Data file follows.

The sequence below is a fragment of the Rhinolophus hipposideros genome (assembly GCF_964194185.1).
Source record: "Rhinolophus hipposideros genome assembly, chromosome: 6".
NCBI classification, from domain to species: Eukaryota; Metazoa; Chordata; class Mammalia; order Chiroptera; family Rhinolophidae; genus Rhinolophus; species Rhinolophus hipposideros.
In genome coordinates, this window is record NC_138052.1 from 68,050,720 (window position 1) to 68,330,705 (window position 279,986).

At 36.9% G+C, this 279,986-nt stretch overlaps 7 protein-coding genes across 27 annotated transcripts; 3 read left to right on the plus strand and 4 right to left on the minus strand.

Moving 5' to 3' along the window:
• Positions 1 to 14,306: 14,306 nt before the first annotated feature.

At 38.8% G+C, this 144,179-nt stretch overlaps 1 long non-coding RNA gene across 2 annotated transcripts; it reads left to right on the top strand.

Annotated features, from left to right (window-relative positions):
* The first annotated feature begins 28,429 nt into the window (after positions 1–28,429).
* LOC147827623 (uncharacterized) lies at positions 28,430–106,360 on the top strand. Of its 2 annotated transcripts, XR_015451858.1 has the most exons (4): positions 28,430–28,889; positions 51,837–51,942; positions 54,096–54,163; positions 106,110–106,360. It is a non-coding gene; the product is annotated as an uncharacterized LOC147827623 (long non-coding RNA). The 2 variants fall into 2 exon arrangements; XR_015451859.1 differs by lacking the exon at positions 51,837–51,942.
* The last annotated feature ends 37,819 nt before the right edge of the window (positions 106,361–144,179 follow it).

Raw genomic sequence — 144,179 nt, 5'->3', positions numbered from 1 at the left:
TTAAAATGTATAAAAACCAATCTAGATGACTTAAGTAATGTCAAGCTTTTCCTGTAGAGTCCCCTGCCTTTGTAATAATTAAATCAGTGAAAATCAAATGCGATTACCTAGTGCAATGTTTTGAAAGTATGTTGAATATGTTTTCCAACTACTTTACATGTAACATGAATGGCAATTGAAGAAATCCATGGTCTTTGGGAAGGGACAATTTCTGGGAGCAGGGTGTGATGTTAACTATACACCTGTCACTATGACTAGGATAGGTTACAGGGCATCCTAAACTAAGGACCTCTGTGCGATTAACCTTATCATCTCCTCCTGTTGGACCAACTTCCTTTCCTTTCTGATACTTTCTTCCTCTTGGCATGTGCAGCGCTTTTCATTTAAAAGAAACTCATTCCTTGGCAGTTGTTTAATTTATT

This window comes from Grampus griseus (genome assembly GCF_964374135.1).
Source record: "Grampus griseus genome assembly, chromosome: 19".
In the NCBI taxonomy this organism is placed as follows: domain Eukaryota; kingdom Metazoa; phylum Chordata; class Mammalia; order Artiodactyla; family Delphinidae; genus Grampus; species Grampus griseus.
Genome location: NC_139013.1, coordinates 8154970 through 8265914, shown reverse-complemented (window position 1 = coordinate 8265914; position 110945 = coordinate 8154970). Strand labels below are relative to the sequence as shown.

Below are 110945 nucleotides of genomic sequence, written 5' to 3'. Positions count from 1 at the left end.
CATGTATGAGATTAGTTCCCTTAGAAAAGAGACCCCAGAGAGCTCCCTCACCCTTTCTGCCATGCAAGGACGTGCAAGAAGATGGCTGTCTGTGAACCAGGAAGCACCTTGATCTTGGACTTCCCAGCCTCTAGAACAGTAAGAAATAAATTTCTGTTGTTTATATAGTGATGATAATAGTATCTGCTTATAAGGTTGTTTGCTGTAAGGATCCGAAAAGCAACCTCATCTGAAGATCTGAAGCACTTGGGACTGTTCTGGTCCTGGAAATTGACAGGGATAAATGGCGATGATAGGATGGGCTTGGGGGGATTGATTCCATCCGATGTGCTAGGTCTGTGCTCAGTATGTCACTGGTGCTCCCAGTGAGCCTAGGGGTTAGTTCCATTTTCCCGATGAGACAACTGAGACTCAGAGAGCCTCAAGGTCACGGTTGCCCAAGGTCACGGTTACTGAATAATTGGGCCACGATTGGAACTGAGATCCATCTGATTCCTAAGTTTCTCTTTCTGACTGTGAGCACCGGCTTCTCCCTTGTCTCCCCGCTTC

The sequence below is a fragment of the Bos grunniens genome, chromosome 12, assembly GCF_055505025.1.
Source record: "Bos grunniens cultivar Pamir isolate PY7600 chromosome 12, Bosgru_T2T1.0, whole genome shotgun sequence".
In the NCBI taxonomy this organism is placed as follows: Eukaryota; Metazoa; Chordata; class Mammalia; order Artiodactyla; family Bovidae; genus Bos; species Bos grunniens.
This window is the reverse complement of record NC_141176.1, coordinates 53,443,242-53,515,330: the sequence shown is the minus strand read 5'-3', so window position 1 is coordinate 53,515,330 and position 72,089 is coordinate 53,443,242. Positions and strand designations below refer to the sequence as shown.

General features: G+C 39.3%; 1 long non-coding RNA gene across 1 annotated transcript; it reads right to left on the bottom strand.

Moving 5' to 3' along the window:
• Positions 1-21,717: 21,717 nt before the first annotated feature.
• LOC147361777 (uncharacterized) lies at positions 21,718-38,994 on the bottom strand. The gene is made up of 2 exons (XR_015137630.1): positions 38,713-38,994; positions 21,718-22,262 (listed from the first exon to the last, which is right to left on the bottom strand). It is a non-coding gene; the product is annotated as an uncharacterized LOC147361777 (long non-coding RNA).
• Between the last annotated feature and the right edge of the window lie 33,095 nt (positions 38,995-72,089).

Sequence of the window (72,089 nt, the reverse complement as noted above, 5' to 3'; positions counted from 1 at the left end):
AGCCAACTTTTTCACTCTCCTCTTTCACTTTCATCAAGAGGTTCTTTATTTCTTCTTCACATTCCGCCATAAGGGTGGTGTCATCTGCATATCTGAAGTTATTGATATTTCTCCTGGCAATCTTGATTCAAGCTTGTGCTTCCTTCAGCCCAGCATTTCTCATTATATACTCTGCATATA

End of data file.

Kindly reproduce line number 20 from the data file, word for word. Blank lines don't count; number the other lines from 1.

CATGTATGAGATTAGTTCCCTTAGAAAAGAGACCCCAGAGAGCTCCCTCACCCTTTCTGCCATGCAAGGACGTGCAAGAAGATGGCTGTCTGTGAACCAGGAAGCACCTTGATCTTGGACTTCCCAGCCTCTAGAACAGTAAGAAATAAATTTCTGTTGTTTATATAGTGATGATAATAGTATCTGCTTATAAGGTTGTTTGCTGTAAGGATCCGAAAAGCAACCTCATCTGAAGATCTGAAGCACTTGGGACTGTTCTGGTCCTGGAAATTGACAGGGATAAATGGCGATGATAGGATGGGCTTGGGGGGATTGATTCCATCCGATGTGCTAGGTCTGTGCTCAGTATGTCACTGGTGCTCCCAGTGAGCCTAGGGGTTAGTTCCATTTTCCCGATGAGACAACTGAGACTCAGAGAGCCTCAAGGTCACGGTTGCCCAAGGTCACGGTTACTGAATAATTGGGCCACGATTGGAACTGAGATCCATCTGATTCCTAAGTTTCTCTTTCTGACTGTGAGCACCGGCTTCTCCCTTGTCTCCCCGCTTC